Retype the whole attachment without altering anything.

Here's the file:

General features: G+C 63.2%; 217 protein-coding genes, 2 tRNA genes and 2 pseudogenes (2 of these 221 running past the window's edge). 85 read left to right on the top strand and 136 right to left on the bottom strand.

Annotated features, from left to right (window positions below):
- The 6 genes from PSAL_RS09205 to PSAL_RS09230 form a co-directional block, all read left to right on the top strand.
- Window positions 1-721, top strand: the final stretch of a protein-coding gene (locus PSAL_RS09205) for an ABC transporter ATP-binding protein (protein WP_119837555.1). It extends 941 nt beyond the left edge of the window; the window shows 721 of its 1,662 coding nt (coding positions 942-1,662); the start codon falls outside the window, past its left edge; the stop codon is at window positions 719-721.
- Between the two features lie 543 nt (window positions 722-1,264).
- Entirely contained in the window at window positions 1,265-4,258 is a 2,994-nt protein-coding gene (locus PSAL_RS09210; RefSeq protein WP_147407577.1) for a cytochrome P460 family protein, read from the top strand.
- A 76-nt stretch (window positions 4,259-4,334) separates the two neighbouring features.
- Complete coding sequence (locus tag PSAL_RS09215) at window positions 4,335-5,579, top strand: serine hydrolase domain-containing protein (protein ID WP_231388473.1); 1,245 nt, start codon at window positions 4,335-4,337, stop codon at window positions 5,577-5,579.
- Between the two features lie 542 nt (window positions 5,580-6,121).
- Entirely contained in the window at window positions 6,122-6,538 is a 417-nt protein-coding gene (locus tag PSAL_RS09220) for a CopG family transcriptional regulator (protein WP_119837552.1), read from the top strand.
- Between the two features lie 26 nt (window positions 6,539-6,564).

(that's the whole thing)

General features: G+C 63.2%; 217 protein-coding genes, 2 tRNA genes and 2 pseudogenes (2 of these 221 running past the window's edge). 85 read left to right on the top strand and 136 right to left on the bottom strand.

Annotated features, from left to right (window positions below):
- The 6 genes from PSAL_RS09205 to PSAL_RS09230 form a co-directional block, all read left to right on the top strand.
- Window positions 1-721, top strand: the final stretch of a protein-coding gene (locus PSAL_RS09205) for an ABC transporter ATP-binding protein (protein WP_119837555.1). It extends 941 nt beyond the left edge of the window; the window shows 721 of its 1,662 coding nt (coding positions 942-1,662); the start codon falls outside the window, past its left edge; the stop codon is at window positions 719-721.
- Between the two features lie 543 nt (window positions 722-1,264).
- Entirely contained in the window at window positions 1,265-4,258 is a 2,994-nt protein-coding gene (locus PSAL_RS09210; RefSeq protein WP_147407577.1) for a cytochrome P460 family protein, read from the top strand.
- A 76-nt stretch (window positions 4,259-4,334) separates the two neighbouring features.
- Complete coding sequence (locus tag PSAL_RS09215) at window positions 4,335-5,579, top strand: serine hydrolase domain-containing protein (protein ID WP_231388473.1); 1,245 nt, start codon at window positions 4,335-4,337, stop codon at window positions 5,577-5,579.
- Between the two features lie 542 nt (window positions 5,580-6,121).
- Entirely contained in the window at window positions 6,122-6,538 is a 417-nt protein-coding gene (locus tag PSAL_RS09220) for a CopG family transcriptional regulator (protein WP_119837552.1), read from the top strand.
- Between the two features lie 26 nt (window positions 6,539-6,564).